Point-of-view differences aside, I think you misstate what I wrote when you accuse me of advocating hard-coding of fonts, keyboard shortcuts, etc., as well as my position on error messages.

I do state that you should use the system standard fonts (which are, of course, read from current system settings). My point on the 'hard coding' of keyboard shortcuts is that developers need to respect the established standards for the command keys; what a user does later in customising them is their own business.

As far as error messages, the point is that using error numbers in error dialogs is convenient crutch for the developer, but does little good for the user. The proper path is to put a useful message in the user's own language in preference to any sort of codes. If the user speaks conventional English, the message should be in conventional English; if the user speaks Farsi, the message should follow suit. Very few users, other than programmers, get more information out of "File System Error -39" than they would out of "You've run out of disk space on drive X." Fundamentally, the book is about controlling the explosion of complexity in mainstream software. It sounds like you were looking for a discussion of interface from a different angle. I think it makes sense to say that this wasn't the book you were looking for, but treating its contents as if they were about disability access is leading you, I'm guessing, to think I'm arguing things I'm not.

Best wishes,

Silas Replies:

Hi Pete,
Thanks for your message. Please be assured I'm not deliberately miss- characterising you or anything, but if I misunderstood what you said, then others might too. I understand that you were not deliberately setting out against disabled people in particular; nevertheless the publication of a book like this will make the world a lot harder for us. I wanted to take the opportunity to point that out clearly (I wouldn't really do anything nasty with my white cane, but you wouldn't really throttle anyone, would you?).

Unfortunately if you say you're writing for mainstream interfaces and don't make them configurable, this could result in many inaccessible applications and OSs. In a network or corporate environment, allowing one user to have a different set of software (or type of computer) is very often not an option, so unless the mainstream software is accessible, problems can occur. And yet a book on generalinterface design doesn't need to go into the gory details of accessibility, as long as the flexibility is there. To illustrate: If you built a house for yourself, you can make the stairs however wide or narrow you want. But if many other people were going to use it, or you made a design for a house that is to be built millions of times all over the world, you'd have to make sure those stairs are wide enough for a stairlift, or a lift can be installed, or something, because sooner or later someone (probably quite a few) is going to come along in a wheelchair. You don't have to actually design that stairlift, and a book about designing houses does not have to go into the details of stairlifts. It just needs to make sure you leave the flexibility there so the user can configure it should the need arise.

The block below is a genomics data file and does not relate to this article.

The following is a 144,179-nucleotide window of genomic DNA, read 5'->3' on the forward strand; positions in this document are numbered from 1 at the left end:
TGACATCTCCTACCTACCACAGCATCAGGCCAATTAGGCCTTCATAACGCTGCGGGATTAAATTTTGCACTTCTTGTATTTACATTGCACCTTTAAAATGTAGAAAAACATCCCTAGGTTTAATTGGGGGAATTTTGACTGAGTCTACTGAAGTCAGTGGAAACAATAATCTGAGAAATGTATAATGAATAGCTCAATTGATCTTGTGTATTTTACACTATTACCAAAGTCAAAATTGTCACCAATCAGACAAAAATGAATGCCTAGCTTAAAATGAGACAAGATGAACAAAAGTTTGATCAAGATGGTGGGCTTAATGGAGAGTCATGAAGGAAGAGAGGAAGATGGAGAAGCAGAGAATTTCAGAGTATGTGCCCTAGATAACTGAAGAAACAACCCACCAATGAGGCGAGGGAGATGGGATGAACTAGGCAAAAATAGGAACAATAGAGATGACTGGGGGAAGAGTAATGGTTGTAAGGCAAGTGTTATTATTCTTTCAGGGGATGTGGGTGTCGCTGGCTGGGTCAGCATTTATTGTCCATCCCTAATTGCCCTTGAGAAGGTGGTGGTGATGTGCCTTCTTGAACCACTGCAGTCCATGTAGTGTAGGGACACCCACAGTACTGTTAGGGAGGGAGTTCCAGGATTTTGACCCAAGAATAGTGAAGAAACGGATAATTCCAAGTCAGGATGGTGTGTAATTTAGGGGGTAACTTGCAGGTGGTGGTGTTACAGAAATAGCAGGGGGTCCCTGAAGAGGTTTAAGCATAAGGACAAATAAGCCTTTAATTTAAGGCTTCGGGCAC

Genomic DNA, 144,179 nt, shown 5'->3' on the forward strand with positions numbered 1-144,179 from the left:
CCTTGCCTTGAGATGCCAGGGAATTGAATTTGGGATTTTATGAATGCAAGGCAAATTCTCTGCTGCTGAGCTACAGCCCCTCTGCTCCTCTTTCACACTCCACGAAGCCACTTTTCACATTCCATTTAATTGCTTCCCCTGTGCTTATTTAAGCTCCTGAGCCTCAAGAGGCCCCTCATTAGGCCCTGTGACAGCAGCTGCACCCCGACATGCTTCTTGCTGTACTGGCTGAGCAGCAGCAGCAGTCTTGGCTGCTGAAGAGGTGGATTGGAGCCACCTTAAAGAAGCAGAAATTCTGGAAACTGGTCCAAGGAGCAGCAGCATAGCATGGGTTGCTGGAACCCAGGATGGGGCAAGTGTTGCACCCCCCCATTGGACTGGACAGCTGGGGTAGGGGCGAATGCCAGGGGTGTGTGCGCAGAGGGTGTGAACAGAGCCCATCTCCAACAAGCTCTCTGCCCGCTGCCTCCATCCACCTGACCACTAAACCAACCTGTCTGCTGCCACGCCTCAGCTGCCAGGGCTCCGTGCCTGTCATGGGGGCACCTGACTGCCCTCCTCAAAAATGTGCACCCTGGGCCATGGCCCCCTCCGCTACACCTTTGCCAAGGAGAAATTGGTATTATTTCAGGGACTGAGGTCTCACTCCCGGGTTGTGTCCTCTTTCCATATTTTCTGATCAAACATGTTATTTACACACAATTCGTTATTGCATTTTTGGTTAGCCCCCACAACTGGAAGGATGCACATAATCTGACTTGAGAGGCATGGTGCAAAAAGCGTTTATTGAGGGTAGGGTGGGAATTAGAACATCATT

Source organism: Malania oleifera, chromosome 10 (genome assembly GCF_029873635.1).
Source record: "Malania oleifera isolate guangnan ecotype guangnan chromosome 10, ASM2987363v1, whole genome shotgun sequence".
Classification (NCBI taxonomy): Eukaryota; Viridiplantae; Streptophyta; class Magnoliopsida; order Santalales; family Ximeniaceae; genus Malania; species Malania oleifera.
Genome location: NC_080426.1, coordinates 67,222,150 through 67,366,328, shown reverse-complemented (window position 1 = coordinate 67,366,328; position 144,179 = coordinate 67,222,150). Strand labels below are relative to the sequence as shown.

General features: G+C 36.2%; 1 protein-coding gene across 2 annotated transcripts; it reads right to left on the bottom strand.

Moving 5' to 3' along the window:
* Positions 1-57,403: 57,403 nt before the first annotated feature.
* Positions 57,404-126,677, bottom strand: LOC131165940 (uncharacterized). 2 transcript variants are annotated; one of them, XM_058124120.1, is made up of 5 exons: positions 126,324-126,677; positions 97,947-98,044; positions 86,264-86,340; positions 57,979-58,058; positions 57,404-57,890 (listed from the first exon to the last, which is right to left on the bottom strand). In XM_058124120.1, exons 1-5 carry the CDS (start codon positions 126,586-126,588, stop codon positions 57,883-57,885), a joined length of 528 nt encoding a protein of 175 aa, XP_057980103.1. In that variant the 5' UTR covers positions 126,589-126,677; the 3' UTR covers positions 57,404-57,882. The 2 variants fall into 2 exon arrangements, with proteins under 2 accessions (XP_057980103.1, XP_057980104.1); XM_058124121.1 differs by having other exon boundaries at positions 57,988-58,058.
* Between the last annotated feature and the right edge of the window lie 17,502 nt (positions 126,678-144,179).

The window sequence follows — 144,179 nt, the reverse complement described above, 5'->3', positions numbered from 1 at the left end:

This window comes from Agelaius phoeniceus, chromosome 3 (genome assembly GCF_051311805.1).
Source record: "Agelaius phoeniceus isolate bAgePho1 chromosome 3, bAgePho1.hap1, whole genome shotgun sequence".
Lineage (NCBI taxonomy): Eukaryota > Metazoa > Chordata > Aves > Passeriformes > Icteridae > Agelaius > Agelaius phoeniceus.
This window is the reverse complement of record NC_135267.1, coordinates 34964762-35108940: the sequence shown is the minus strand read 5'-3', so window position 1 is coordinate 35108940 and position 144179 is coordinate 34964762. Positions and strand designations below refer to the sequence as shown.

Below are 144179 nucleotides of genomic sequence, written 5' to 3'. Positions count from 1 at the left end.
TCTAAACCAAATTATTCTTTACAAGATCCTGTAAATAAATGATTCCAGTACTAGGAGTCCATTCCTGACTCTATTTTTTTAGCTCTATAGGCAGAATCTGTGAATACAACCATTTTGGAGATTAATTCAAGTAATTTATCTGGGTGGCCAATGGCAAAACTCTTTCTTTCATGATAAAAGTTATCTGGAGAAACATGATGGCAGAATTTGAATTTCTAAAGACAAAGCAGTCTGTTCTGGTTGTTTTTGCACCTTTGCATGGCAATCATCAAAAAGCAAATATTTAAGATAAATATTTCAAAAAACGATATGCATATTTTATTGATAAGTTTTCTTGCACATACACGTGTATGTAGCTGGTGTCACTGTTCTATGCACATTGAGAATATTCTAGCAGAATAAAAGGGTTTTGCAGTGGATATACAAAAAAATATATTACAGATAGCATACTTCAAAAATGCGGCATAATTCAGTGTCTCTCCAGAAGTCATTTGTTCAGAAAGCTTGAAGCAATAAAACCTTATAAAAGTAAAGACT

I don't understand what makes you think X Windows' complexity would be too much for casual users. The complexity is hidden unless you want to know about it. I know loads of people who use X Windows every day without even knowing what a window manager is. To reconfigure the system they have to edit various files in their home directory, so they're hardly likely to be clicking around some dialogue boxes one day and panic at finding the stuff.

About hard-coding the fonts, you had examples like "Have you got 12-point headings in some places and 11-point in others?" and that sounds like hard coding to me. There's a subtle difference between "use the colours from the system properties" and "use grey like everyone else does" (or whatever it was you said - sorry I haven't got the book with me at the moment). By the time you get to the keyboard shortcuts, any notion that the user can actually customise these things (e.g. because of a motor problem) seems to be against what you keep saying about complexity.

I agree that putting an error message in the user's own language is a good idea. The problem comes when that user needs more help, and the only person s/he can ask doesn't speak that language. This has happened many a time here in Cambridge, where there are students from over 70 countries using just about every localised OS on earth. Often the user's attempted translation of the message does not shed light on the problem (e.g. "Disk is not controlled"), and the *addition* of a number that can be looked up on the Web would be ideal. The world is getting increasingly international and I wouldn't be surprised if this situation started arising in many companies etc in the near future.

Fundamentally, the book is about controlling the explosion of complexity in mainstream software. Perhaps you can think of a better title than "interface design" for the next edition? Aircraft, ATMs, household appliances etc all have interfaces, but your book is (mostly) about GUIs. (Not to mention "interface" in the sense of RS-232 et al....) And it's not just about GUIs, it's specifically what you just said (well, complexity in the interface rather than complexity in the software).


Book cover image courtesy of Open Library.